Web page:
Research Roundup #2: This Week’s Fasting News from Around the Web.
THE LATEST NEWS AND RESEARCH UPDATES ON FASTING
Welcome to the Fast Insider News Roundup
Every week, we’re bringing you a round-up of the latest fasting, health, and wellness news to hit the wire. There are many ways that fasting converges with lifestyle to improve change day to day life as we know it. This week, we look at how water fasting impacts cognitive function; how time-restricted eating supports healthy aging and longevity without an impact on our internal body clock, and why you may soon hear a lot more about the benefits of a ketogenic diet combined with fasting.
Plus—everyone is talking about Ayesha Curry’s incredible Covid19 quarantine transformation—hint the best-selling cookbook author and wife of Stephen Curry practices intermittent fasting regularly.
Your Brain Loves Water
For the majority, the only reason that they consider a water fast is to accelerate weight loss. However, water fasting can undoubtedly contribute to weight loss but is best under supervision by a trusted health care provider to ensure a healthy outcome. As water weight fluctuates daily, water weight loss can create confusion. Of more critical consideration is the potential impact of water fasting on cognition and brain function, especially for females. Studies have shown that dehydration and mild water loss of even 2% body water loss, correlate with a decline in cognitive function. It can also leave you in a bad mood.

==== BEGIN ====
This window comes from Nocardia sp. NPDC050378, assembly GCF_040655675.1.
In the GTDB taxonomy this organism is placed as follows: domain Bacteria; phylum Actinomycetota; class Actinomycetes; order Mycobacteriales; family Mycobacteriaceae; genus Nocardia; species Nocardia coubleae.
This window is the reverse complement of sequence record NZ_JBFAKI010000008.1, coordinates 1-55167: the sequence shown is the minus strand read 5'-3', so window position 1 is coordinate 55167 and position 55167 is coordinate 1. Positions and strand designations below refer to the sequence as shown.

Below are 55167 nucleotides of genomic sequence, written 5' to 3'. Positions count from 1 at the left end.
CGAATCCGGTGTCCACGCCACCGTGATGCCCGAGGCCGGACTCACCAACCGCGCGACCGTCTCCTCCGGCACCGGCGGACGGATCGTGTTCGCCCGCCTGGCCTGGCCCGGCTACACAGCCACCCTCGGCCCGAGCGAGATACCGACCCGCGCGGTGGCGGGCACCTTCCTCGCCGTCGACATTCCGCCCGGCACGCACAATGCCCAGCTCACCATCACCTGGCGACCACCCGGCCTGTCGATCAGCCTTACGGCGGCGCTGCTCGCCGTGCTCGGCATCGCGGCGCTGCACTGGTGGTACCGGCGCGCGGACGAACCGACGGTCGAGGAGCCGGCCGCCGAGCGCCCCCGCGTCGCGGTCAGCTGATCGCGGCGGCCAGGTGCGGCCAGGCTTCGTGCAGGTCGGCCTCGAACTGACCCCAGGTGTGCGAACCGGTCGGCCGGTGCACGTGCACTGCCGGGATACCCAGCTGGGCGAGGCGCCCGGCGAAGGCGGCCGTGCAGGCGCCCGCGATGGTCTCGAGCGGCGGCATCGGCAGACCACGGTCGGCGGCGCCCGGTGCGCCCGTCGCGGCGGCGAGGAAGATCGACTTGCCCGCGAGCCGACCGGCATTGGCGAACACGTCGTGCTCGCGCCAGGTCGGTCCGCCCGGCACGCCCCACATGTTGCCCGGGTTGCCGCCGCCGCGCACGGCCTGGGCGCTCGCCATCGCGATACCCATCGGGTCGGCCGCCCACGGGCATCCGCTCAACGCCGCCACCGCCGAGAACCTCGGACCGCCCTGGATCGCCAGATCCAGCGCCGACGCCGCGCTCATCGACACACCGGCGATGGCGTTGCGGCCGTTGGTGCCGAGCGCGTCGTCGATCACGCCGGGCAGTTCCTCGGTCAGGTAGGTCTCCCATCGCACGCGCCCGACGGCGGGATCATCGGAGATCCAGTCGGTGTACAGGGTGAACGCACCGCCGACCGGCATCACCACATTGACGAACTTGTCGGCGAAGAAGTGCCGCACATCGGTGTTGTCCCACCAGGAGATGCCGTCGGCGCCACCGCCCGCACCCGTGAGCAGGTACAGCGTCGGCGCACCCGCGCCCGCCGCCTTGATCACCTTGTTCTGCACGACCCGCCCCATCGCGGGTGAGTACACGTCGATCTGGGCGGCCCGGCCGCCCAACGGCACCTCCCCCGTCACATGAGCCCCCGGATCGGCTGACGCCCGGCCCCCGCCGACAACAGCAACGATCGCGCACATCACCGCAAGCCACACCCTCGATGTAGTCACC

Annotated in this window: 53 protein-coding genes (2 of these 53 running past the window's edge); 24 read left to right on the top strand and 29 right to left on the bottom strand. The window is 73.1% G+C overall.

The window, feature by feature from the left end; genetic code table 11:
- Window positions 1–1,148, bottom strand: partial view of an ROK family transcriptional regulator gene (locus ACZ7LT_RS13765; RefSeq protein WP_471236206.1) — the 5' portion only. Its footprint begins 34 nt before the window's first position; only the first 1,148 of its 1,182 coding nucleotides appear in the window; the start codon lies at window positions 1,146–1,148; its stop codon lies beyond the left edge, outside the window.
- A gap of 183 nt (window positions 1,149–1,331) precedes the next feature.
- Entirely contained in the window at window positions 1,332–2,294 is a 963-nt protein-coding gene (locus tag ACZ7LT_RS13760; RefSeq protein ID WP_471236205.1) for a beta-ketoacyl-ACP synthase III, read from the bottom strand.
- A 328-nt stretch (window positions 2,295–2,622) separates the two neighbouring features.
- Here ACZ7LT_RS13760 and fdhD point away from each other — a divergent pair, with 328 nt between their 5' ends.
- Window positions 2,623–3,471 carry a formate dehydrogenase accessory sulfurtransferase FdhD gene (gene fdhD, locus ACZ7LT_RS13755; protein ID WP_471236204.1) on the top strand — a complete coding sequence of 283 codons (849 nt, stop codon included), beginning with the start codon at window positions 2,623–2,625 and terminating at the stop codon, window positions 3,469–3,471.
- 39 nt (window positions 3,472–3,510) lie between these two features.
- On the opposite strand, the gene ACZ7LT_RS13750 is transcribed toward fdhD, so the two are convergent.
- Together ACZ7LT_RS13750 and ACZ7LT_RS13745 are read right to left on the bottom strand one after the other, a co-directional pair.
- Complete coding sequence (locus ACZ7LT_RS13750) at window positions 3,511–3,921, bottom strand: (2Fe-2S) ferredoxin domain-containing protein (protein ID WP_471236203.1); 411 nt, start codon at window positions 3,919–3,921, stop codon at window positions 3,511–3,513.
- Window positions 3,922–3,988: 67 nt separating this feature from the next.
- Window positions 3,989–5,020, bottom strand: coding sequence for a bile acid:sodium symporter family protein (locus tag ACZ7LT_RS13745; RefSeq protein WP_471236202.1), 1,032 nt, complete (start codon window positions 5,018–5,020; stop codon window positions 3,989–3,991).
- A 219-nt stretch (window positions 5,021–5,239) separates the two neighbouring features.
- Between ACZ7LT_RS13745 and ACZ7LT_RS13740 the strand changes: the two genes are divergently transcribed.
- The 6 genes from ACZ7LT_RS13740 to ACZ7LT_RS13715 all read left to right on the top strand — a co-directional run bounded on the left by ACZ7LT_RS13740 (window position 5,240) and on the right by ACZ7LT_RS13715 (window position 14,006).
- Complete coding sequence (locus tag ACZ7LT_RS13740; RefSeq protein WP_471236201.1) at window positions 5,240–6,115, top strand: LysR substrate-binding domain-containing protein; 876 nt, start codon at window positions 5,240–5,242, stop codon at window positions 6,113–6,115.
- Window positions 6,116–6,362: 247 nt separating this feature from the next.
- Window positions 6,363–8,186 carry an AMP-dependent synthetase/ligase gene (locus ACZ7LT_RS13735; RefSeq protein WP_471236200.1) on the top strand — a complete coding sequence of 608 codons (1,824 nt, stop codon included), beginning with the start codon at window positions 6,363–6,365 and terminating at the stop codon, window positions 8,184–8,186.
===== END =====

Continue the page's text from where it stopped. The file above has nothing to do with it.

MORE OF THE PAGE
Time-Restricted Eating Improves Health Now and in the Future
When you eat, is as critical as what you eat, but how does changing our eating schedules with intermittent fasting or time-restricted eating impact our internal body clock? It has been shown that adjusting the number of hours you eat in the day can be an effective way to lose weight and tackle obesity. Recent research further confirms that short term, time-restricted eating, or managing your feeding hours, does alter our metabolism but does so without disturbing our core gene expression. The best news is that these practices can also improve health along the way and even in the long run.
Is Keto Heart Healthy?
Be prepared to read more and hear more about keto everything. According to recent research in the health, nutrition, and wellness sectors, the global keto market is expected to continue to grow by 5.3 percent. It is significantly increasing in Europe and Asia, and in the U.S., major retailers like Walmart and Costco, among others, have keto sections and keto shopping lists. Market aside, in other keto news, new studies suggest promising evidence that a combination of intermittent fasting along with a ketogenic diet could actually be good for your heart. Usually, both intermittent fasting and ketogenic diets are typically associated with foods traditionally known to increase the risk of cardiovascular disease; if modified towards a heart-healthy regimen, they could instead present positive cardiovascular effects.
Fasting.com is committed to investigating and reporting on the many ways fasting, health, nutrition, and wellness can help all of us rise to meet the challenges we face in life and, in doing so, liberates us to live our lives, longer and better. Together, especially when we are healthy and happy, we can address the world’s greatest problems.
Check-in weekly for our research round-up and look forward to even more in-depth fasting science coverage, analysis, and takeaways in the near future.
P.S. We would love to hear your feedback on any of the ideas above as well as any stories you would like to read in the future. Send us a note anytime at firstname.lastname@example.org